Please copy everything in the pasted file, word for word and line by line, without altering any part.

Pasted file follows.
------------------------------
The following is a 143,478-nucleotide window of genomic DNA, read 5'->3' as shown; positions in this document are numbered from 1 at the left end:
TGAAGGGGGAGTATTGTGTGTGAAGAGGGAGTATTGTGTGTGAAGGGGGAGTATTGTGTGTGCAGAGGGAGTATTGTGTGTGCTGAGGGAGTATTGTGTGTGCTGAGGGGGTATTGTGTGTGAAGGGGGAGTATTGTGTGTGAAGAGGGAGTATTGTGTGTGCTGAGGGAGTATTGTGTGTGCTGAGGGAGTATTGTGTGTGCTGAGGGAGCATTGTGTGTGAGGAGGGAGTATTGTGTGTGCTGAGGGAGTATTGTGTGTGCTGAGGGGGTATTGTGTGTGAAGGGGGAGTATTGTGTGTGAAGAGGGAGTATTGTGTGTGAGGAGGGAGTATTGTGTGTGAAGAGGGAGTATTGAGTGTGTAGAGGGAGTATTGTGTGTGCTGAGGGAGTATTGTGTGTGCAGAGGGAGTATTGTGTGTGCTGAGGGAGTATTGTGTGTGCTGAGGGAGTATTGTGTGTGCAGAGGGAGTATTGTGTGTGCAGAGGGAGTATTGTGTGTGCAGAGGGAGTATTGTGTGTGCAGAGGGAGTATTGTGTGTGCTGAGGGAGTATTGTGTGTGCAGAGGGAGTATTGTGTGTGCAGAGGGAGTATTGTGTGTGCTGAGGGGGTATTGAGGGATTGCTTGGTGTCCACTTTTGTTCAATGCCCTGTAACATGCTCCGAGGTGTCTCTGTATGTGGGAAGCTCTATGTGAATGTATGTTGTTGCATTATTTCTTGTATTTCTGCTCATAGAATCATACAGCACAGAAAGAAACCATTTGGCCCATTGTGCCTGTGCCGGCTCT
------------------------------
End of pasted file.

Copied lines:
The following is a 143,478-nucleotide window of genomic DNA, read 5'->3' as shown; positions in this document are numbered from 1 at the left end:
TGAAGGGGGAGTATTGTGTGTGAAGAGGGAGTATTGTGTGTGAAGGGGGAGTATTGTGTGTGCAGAGGGAGTATTGTGTGTGCTGAGGGAGTATTGTGTGTGCTGAGGGGGTATTGTGTGTGAAGGGGGAGTATTGTGTGTGAAGAGGGAGTATTGTGTGTGCTGAGGGAGTATTGTGTGTGCTGAGGGAGTATTGTGTGTGCTGAGGGAGCATTGTGTGTGAGGAGGGAGTATTGTGTGTGCTGAGGGAGTATTGTGTGTGCTGAGGGGGTATTGTGTGTGAAGGGGGAGTATTGTGTGTGAAGAGGGAGTATTGTGTGTGAGGAGGGAGTATTGTGTGTGAAGAGGGAGTATTGAGTGTGTAGAGGGAGTATTGTGTGTGCTGAGGGAGTATTGTGTGTGCAGAGGGAGTATTGTGTGTGCTGAGGGAGTATTGTGTGTGCTGAGGGAGTATTGTGTGTGCAGAGGGAGTATTGTGTGTGCAGAGGGAGTATTGTGTGTGCAGAGGGAGTATTGTGTGTGCAGAGGGAGTATTGTGTGTGCTGAGGGAGTATTGTGTGTGCAGAGGGAGTATTGTGTGTGCAGAGGGAGTATTGTGTGTGCTGAGGGGGTATTGAGGGATTGCTTGGTGTCCACTTTTGTTCAATGCCCTGTAACATGCTCCGAGGTGTCTCTGTATGTGGGAAGCTCTATGTGAATGTATGTTGTTGCATTATTTCTTGTATTTCTGCTCATAGAATCATACAGCACAGAAAGAAACCATTTGGCCCATTGTGCCTGTGCCGGCTCT